Honda’s 2.2 i-CTD four-cylinder diesel engine already is available in Europe, but the company knows it’s not clean enough to meet the EPA’s Tier 2 Bin 5 emissions requirements. Adding a technology like DaimlerChrysler’s BLUETEC urea injection (Diesel Goes Blue), is one option, but it requires that the vehicle operator replenish the urea tank. To take the operator out of the loop, Honda engineers created a NOx catalyst that generates its own ammonia to turn NOx into nitrogen.
The catalyst has two layers, with the first adsorbing NOx and converting part of it into ammonia. In the second layer, ammonia is adsorbed and used to convert the remaining NOx in the exhaust into nitrogen. This catalyst sits downstream of the combined oxidation catalyst and diesel particulate filter, and features enhanced NOx reduction in the 200°C to 300°C temperature range most diesels operate within. In addition, Honda optimized the combustion chamber design, added a 2,000-bar common-rail injection system with piezo-electric injectors, and boosted the efficiency of the EGR system. Work remains in meeting U.S. on-board diagnostic requirements and handling fuels with varying cetane numbers, but Honda plans to have the engine available in the U.S. market by 2009.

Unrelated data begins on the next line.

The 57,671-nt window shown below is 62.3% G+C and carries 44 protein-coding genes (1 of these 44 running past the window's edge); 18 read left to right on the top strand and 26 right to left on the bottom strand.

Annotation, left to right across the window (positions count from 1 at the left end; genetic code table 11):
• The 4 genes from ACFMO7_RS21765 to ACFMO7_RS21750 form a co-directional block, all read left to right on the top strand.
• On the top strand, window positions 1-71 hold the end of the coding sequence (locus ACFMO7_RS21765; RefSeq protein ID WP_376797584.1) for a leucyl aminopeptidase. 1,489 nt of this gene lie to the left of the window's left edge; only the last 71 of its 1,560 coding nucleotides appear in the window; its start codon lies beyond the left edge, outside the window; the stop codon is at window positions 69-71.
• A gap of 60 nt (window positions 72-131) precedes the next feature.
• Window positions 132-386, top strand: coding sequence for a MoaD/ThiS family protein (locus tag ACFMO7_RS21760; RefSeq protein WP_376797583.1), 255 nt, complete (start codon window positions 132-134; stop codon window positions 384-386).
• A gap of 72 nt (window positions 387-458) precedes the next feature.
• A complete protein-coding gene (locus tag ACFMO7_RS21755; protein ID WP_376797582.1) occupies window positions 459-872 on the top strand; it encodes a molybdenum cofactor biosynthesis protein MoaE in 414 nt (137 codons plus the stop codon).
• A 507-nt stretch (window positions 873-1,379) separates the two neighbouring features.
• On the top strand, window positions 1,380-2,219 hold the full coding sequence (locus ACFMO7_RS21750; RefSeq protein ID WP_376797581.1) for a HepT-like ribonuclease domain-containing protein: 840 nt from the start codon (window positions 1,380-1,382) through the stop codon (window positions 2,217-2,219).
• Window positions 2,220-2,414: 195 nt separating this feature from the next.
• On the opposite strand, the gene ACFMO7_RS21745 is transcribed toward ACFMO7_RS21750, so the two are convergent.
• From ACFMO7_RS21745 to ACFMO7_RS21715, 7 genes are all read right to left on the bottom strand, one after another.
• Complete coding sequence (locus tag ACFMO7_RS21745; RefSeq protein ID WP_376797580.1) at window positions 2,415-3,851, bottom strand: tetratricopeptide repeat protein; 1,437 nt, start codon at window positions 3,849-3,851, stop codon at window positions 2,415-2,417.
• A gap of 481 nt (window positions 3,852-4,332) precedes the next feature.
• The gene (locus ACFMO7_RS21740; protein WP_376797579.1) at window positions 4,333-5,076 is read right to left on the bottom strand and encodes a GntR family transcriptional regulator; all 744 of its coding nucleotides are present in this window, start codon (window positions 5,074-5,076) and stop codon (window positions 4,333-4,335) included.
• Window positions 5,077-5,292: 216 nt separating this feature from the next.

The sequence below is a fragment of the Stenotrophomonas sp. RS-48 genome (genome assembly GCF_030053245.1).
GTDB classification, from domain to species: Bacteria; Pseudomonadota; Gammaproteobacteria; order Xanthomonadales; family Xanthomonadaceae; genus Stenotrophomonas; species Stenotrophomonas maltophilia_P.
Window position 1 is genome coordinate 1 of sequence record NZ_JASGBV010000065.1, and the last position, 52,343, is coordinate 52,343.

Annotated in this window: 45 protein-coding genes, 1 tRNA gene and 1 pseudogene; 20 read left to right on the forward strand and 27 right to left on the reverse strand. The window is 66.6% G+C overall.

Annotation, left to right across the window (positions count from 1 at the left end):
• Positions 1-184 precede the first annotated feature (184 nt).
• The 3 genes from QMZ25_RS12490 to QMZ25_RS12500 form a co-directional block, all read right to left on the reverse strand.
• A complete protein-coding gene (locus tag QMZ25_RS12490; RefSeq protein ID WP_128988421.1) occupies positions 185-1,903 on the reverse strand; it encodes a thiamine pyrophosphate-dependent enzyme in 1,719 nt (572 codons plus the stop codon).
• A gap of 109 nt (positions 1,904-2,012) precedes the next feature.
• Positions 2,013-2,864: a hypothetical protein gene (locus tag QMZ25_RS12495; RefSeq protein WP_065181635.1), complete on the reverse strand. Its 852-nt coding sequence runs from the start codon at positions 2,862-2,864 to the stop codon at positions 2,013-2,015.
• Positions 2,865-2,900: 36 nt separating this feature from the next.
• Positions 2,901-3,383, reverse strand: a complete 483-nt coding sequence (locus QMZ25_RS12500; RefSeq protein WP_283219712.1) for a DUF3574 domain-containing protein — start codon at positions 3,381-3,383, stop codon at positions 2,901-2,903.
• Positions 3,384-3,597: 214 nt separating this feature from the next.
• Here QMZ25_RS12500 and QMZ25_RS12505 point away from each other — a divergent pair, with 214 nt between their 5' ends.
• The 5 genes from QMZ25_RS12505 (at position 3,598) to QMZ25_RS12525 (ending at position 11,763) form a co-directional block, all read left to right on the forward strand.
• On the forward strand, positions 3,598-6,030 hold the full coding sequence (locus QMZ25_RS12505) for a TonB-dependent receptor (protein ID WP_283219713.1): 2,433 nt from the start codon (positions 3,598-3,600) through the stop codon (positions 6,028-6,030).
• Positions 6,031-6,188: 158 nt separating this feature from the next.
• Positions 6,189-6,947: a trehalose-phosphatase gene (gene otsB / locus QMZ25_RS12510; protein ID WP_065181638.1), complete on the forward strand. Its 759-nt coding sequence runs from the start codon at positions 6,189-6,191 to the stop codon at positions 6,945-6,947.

It has taken years to develop, but Subaru has finally launched its horizontally opposed four diesel engine. Subaru prefers the boxer layout as it keeps the engine’s center of gravity low, its dimensions compact, and lessens driveline inclination. (The latter is important with all-wheel-drive.) However, this layout also makes it more difficult to control the vibration that comes from compression ignition, which affects refinement. Use of high-pressure (2,000 bar) common-rail direct injection with multiple injections per revolution are used to quell the vibration while reducing the engine’s NOx output. The engine also features graphite coating on the piston skirts to reduce friction, four valves per cylinder, and a single turbocharger with intercooler.